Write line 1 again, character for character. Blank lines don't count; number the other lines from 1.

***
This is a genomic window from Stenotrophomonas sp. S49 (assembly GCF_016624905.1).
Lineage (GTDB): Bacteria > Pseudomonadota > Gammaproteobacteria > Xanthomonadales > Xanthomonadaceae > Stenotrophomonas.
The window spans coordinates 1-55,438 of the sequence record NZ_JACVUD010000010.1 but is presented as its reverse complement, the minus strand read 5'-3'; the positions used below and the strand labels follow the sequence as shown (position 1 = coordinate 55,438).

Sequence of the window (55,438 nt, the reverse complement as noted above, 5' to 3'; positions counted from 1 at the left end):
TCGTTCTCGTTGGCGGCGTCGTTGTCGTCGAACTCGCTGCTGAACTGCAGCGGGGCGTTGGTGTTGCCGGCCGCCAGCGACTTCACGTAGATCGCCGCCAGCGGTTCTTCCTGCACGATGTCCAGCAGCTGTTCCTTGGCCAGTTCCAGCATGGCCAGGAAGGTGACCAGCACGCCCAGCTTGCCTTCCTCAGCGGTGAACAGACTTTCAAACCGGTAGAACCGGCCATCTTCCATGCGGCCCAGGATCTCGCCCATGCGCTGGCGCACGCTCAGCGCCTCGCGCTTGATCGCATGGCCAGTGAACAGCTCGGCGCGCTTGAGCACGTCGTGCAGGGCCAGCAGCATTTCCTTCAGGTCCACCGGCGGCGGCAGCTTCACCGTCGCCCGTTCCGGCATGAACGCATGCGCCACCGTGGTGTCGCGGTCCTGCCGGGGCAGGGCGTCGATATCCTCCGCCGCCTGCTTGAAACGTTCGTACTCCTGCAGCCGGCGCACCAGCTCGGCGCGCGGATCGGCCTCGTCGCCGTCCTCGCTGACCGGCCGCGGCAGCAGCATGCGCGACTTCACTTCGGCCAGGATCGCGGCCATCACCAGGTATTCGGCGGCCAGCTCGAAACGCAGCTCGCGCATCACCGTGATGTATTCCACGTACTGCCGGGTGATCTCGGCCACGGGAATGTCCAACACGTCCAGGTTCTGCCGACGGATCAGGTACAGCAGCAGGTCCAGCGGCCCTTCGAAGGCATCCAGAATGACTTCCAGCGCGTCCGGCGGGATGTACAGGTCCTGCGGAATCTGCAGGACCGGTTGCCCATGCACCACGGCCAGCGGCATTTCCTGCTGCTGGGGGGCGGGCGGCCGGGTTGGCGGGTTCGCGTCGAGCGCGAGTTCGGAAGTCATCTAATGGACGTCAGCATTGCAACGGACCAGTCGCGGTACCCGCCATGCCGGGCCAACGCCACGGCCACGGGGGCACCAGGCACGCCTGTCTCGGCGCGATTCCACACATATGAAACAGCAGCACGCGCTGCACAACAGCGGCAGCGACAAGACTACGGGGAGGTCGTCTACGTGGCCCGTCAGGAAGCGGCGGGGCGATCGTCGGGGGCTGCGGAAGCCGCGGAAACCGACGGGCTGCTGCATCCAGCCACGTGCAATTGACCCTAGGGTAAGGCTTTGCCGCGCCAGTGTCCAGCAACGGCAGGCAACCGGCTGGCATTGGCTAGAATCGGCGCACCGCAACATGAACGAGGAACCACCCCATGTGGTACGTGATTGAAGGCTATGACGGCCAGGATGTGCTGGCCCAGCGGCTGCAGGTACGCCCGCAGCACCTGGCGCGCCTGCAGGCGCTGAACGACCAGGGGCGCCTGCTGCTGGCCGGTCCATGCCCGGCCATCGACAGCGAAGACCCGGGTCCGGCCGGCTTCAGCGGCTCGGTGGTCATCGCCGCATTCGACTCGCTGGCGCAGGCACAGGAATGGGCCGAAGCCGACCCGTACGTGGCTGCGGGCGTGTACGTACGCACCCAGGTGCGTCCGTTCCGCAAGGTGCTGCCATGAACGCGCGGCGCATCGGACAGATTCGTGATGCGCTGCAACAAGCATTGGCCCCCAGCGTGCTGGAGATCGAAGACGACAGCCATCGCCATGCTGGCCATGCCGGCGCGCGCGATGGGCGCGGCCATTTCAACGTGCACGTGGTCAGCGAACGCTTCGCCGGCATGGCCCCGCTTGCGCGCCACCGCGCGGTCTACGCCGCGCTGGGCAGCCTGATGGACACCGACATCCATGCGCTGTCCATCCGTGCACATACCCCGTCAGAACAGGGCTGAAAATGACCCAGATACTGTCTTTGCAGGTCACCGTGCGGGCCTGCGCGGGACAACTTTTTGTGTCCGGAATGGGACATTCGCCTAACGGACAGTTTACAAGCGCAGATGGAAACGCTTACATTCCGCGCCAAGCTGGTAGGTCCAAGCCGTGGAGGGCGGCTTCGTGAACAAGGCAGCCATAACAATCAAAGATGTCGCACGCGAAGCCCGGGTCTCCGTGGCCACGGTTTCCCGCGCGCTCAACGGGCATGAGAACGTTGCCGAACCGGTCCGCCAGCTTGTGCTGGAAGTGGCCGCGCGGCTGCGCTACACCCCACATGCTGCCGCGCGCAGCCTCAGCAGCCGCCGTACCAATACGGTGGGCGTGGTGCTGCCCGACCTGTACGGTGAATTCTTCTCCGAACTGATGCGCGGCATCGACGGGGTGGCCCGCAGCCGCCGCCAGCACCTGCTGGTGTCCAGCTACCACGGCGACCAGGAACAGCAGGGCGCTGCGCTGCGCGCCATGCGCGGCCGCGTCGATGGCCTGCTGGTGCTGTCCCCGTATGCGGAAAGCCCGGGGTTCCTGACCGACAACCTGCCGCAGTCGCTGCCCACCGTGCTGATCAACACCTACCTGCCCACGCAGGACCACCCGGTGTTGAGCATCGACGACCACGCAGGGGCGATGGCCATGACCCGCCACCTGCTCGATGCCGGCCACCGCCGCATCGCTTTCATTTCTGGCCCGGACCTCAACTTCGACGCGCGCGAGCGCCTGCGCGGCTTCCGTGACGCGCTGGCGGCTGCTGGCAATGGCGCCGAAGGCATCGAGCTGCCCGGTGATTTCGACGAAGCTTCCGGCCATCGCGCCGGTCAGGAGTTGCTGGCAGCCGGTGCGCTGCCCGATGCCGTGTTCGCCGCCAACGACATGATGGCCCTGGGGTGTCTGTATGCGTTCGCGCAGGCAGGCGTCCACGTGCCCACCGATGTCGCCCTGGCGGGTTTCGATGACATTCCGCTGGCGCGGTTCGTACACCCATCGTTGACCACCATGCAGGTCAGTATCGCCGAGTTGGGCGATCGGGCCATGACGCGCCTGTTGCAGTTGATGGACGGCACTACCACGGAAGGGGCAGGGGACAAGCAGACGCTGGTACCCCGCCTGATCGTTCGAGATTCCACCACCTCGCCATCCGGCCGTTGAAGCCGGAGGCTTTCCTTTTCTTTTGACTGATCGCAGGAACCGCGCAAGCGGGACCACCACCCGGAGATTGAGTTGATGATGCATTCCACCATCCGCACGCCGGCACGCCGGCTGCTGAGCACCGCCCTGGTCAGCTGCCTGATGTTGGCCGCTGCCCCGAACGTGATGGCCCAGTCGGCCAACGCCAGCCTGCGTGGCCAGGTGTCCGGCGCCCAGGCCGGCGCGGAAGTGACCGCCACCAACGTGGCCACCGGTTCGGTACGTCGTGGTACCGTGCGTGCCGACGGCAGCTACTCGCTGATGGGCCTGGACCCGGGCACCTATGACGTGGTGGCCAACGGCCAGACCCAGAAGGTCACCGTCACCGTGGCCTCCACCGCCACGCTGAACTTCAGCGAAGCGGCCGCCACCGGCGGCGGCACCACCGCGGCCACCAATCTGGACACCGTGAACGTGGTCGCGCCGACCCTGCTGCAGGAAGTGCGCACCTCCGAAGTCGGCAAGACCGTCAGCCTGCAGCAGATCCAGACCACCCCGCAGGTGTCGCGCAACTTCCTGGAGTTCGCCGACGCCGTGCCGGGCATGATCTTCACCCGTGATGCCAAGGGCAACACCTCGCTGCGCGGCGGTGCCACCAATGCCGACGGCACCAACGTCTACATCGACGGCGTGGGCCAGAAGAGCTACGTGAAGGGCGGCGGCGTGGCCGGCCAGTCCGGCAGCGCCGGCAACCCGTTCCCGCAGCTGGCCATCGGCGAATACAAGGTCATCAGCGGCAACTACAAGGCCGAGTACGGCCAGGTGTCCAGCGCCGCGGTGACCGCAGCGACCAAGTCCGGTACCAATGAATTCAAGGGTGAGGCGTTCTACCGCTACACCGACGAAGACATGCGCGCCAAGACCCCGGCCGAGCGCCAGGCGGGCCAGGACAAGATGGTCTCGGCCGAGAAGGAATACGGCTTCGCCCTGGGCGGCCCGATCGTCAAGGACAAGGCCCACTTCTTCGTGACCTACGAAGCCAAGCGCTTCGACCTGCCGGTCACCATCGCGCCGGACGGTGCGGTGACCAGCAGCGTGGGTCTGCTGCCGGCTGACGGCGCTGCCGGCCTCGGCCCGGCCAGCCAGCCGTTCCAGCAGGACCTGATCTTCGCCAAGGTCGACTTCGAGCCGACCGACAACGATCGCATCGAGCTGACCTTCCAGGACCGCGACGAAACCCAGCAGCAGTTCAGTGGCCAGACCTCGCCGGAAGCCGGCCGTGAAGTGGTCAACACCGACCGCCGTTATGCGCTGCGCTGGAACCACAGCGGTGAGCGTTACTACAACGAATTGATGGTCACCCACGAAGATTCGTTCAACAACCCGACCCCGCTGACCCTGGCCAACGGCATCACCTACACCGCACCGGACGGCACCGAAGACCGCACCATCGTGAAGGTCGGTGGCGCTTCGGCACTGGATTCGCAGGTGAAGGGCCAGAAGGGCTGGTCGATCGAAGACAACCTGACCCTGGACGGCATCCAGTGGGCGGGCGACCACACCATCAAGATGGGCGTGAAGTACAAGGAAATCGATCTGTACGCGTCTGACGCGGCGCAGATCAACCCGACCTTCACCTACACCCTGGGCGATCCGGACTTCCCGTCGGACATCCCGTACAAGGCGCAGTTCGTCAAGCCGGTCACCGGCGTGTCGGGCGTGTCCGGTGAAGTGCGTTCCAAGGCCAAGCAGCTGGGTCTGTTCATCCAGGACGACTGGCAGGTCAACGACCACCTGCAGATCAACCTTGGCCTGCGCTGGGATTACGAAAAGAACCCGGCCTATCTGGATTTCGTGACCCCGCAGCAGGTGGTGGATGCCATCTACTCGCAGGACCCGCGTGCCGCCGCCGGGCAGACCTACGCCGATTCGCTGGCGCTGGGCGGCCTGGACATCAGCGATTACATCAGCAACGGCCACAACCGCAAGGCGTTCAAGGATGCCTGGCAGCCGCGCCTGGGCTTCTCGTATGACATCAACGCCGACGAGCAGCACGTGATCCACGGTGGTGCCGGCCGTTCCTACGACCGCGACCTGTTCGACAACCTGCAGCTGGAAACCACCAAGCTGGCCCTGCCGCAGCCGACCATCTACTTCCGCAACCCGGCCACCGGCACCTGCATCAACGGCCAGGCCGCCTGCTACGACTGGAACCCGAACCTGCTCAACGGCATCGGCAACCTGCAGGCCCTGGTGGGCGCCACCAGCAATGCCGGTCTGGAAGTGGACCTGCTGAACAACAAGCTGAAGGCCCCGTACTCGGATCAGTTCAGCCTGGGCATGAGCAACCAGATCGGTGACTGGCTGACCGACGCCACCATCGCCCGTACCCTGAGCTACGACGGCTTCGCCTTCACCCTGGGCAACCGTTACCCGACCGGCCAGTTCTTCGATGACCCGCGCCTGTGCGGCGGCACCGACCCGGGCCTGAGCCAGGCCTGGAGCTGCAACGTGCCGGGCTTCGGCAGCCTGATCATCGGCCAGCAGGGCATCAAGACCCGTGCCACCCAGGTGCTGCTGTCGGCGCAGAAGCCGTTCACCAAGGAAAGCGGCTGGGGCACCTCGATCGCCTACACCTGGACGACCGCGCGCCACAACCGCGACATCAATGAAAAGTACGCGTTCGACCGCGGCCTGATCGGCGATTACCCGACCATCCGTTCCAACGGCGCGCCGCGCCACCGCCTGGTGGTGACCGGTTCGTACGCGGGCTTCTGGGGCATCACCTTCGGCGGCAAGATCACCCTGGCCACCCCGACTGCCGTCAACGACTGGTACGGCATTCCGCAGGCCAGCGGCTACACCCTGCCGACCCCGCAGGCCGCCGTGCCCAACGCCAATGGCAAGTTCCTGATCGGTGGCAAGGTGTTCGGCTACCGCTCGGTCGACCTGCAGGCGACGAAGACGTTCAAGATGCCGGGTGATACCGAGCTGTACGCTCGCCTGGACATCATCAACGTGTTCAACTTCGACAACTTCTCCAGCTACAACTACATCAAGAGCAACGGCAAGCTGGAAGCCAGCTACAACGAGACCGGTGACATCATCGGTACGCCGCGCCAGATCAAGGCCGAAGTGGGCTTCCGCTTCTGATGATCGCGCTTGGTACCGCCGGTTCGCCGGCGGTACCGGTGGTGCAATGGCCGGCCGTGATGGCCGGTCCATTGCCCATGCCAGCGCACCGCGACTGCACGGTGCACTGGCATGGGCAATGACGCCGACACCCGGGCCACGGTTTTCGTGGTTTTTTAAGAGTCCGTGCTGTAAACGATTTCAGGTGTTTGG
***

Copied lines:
This is a genomic window from Stenotrophomonas sp. S49 (assembly GCF_016624905.1).